American Criminal Law Review Volume: 43 Issue: 2 Dated: Spring 2006 Pages: 461-493
This article explains criminal elements of the Federal offenses of making false statements and false claims to a Federal agency, as well as civil prosecutions against a defendant who submits a fraudulent claim to the government.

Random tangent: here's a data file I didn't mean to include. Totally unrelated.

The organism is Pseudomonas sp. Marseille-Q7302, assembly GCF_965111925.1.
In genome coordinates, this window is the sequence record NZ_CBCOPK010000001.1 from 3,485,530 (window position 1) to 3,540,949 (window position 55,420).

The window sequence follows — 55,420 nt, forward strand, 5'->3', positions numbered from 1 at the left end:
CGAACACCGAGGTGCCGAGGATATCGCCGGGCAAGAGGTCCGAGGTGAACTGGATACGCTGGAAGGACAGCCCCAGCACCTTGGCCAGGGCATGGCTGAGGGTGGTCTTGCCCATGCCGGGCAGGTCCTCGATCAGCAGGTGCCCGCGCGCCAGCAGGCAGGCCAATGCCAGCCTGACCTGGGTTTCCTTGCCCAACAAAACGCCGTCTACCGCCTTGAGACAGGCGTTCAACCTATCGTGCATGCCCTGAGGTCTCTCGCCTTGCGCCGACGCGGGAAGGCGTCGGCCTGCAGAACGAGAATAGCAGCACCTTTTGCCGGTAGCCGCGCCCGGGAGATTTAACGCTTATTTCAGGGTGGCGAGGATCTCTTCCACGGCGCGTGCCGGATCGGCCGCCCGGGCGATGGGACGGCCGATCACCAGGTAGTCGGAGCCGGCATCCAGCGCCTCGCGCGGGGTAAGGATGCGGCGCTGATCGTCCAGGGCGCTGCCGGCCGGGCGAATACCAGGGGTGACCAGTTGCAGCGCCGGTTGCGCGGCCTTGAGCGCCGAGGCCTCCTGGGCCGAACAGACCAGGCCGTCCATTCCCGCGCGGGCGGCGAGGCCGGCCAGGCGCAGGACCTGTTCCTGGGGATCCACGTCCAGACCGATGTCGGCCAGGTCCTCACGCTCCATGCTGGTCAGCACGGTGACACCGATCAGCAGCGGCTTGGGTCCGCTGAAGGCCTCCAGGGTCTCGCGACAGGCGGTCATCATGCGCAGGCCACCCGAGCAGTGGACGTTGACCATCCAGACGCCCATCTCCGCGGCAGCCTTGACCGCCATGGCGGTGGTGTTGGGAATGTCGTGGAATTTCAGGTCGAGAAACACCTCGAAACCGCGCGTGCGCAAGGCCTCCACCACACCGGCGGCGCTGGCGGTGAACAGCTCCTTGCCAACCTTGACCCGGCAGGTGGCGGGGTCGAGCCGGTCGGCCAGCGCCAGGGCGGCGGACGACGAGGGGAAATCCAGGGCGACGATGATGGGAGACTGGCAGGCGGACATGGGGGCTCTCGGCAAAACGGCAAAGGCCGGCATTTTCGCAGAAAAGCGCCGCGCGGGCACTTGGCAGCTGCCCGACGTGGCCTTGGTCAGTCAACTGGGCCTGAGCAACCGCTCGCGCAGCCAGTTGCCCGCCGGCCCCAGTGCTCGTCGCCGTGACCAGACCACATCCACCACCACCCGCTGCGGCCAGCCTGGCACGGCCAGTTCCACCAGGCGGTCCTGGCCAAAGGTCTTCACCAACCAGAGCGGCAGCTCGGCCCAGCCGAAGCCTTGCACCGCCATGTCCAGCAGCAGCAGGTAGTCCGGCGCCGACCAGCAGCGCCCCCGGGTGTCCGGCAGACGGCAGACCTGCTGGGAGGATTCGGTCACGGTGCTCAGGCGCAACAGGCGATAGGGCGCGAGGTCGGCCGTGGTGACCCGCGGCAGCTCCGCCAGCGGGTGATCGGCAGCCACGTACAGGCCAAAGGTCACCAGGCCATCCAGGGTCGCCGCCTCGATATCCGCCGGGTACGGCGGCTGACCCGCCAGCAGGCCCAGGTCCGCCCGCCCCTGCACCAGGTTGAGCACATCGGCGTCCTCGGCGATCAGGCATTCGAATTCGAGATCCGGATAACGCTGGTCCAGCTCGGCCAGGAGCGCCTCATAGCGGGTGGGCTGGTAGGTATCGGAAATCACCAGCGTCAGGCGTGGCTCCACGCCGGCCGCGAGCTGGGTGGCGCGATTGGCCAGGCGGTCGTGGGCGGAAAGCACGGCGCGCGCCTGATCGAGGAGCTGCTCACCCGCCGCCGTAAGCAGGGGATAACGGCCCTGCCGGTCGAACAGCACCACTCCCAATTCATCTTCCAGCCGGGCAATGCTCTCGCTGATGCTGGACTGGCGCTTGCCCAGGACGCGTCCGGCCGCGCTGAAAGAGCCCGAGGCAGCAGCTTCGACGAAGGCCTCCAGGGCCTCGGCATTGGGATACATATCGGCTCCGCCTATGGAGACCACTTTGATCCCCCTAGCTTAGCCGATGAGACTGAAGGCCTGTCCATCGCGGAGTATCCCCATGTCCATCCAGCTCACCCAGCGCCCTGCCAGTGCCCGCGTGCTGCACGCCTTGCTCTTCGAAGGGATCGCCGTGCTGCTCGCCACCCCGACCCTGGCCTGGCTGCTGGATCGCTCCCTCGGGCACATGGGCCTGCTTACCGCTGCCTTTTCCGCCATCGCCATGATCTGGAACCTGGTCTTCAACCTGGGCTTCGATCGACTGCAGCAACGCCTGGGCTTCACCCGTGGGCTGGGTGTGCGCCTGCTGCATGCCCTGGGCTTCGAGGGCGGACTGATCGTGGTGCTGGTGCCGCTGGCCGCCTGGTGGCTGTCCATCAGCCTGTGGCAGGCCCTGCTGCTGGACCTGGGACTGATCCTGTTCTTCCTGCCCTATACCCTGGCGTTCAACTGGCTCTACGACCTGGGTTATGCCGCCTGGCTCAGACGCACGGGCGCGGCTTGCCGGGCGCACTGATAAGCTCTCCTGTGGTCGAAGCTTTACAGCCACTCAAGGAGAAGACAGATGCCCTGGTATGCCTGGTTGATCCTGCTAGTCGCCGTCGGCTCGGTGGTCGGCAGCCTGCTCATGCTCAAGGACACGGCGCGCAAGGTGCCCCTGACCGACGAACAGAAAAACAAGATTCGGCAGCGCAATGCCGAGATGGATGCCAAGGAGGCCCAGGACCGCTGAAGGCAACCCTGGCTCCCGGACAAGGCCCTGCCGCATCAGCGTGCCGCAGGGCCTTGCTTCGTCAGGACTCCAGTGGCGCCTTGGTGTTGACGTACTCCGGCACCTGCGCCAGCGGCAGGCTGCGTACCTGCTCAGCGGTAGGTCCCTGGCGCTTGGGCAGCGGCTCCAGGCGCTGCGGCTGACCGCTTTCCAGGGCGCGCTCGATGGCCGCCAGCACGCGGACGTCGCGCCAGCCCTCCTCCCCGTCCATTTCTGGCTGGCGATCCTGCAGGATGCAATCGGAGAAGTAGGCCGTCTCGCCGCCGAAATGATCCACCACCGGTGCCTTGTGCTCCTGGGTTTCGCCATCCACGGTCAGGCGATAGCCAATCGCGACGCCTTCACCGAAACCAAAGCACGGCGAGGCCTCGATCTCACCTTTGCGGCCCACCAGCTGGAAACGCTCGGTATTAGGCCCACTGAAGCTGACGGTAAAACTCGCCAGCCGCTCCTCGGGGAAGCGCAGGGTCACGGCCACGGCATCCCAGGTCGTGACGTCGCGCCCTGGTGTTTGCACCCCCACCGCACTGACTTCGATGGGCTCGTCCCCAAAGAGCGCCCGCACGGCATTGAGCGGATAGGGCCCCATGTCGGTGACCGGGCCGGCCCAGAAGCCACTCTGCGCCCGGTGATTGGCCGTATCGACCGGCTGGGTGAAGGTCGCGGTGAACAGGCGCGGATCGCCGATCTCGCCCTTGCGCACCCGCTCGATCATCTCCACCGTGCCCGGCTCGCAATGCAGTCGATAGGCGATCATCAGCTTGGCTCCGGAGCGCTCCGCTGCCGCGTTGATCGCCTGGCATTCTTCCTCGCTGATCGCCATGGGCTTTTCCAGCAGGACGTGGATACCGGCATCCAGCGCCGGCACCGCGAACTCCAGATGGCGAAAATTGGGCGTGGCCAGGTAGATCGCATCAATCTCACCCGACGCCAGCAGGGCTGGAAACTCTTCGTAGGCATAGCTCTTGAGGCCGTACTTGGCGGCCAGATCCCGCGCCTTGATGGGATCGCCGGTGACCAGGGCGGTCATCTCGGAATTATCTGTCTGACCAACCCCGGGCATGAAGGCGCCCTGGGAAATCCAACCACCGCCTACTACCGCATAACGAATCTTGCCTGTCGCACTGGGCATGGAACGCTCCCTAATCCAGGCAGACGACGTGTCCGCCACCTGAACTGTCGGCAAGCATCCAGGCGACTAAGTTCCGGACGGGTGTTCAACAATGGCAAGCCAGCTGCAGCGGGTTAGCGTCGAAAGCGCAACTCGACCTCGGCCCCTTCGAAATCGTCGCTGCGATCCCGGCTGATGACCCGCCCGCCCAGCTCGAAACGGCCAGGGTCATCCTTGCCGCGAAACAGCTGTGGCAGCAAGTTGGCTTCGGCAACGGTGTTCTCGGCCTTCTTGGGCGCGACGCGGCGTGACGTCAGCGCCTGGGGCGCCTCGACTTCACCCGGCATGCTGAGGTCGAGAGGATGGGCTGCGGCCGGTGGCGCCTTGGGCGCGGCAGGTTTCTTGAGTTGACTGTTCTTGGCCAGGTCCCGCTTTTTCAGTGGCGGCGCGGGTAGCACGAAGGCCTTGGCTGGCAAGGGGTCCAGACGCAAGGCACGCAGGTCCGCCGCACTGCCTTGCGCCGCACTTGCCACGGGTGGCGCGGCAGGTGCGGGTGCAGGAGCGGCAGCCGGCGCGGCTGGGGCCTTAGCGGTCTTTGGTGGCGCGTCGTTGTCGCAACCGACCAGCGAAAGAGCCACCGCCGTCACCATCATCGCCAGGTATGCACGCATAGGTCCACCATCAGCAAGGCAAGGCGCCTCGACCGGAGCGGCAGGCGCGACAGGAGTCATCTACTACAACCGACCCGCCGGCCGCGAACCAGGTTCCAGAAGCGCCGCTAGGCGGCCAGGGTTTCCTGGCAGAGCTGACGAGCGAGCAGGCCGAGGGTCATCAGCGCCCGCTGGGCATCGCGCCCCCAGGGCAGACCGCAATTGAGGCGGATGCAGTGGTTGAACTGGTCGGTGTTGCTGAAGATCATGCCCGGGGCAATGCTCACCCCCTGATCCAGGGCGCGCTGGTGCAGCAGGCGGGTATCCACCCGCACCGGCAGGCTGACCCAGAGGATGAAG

Section 1001 of Title 18 of the U.S. Code is a broad and frequently used statute that criminalizes making false statements to an agency of the U.S. Government. Title 18 also contains several more specific false statement statutes that focus on specific contexts in which false statements are made, such as to influence loan and credit applications. Prosecutors prefer using Section 1001, because they can enforce it either alone or in association with more specific statutes. This article explains the elements of a Section 1001 offense, relevant defenses, and sentencing. Congress enacted the first False Claims Act in 1863 to combat rampant fraud and corruption in the sale of supplies and provisions to the Union Army during the Civil War, and over the years it has been used periodically to protect Federal funds and property from fraudulent claims. Since 1986, when a series of amendments were made to target fraud in the defense industry, the False Claims Act has been used in virtually every area in which Federal money is spent. Under Section 287 it is illegal to present a false, fictitious, or fraudulent claim to the Federal Government. The article also explains the elements of a Section 287 offense, relevant defenses, and enforcement. The article concludes with a discussion of civil prosecutions under the False Claims Act. 247 footnotes
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